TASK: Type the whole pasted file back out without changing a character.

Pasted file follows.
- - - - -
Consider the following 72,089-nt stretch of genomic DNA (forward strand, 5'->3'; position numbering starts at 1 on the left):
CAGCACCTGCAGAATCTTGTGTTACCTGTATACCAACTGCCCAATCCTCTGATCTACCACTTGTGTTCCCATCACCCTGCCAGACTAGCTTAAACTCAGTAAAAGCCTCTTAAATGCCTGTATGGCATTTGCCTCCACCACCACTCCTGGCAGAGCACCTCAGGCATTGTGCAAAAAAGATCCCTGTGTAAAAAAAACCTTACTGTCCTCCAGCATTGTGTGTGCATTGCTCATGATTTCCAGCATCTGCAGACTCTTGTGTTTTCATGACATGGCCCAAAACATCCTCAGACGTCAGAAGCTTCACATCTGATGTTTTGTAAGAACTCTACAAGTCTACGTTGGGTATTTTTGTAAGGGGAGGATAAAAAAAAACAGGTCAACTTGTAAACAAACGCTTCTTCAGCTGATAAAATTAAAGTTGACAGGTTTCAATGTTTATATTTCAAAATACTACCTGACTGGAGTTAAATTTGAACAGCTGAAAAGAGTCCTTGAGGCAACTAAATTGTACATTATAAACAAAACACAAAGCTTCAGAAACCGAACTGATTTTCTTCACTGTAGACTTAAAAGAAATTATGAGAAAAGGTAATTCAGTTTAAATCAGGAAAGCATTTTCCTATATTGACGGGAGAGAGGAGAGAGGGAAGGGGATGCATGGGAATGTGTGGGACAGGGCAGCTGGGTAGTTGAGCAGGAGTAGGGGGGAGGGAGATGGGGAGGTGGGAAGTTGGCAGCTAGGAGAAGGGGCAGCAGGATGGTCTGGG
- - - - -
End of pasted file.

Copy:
Consider the following 72,089-nt stretch of genomic DNA (forward strand, 5'->3'; position numbering starts at 1 on the left):
CAGCACCTGCAGAATCTTGTGTTACCTGTATACCAACTGCCCAATCCTCTGATCTACCACTTGTGTTCCCATCACCCTGCCAGACTAGCTTAAACTCAGTAAAAGCCTCTTAAATGCCTGTATGGCATTTGCCTCCACCACCACTCCTGGCAGAGCACCTCAGGCATTGTGCAAAAAAGATCCCTGTGTAAAAAAAACCTTACTGTCCTCCAGCATTGTGTGTGCATTGCTCATGATTTCCAGCATCTGCAGACTCTTGTGTTTTCATGACATGGCCCAAAACATCCTCAGACGTCAGAAGCTTCACATCTGATGTTTTGTAAGAACTCTACAAGTCTACGTTGGGTATTTTTGTAAGGGGAGGATAAAAAAAAACAGGTCAACTTGTAAACAAACGCTTCTTCAGCTGATAAAATTAAAGTTGACAGGTTTCAATGTTTATATTTCAAAATACTACCTGACTGGAGTTAAATTTGAACAGCTGAAAAGAGTCCTTGAGGCAACTAAATTGTACATTATAAACAAAACACAAAGCTTCAGAAACCGAACTGATTTTCTTCACTGTAGACTTAAAAGAAATTATGAGAAAAGGTAATTCAGTTTAAATCAGGAAAGCATTTTCCTATATTGACGGGAGAGAGGAGAGAGGGAAGGGGATGCATGGGAATGTGTGGGACAGGGCAGCTGGGTAGTTGAGCAGGAGTAGGGGGGAGGGAGATGGGGAGGTGGGAAGTTGGCAGCTAGGAGAAGGGGCAGCAGGATGGTCTGGG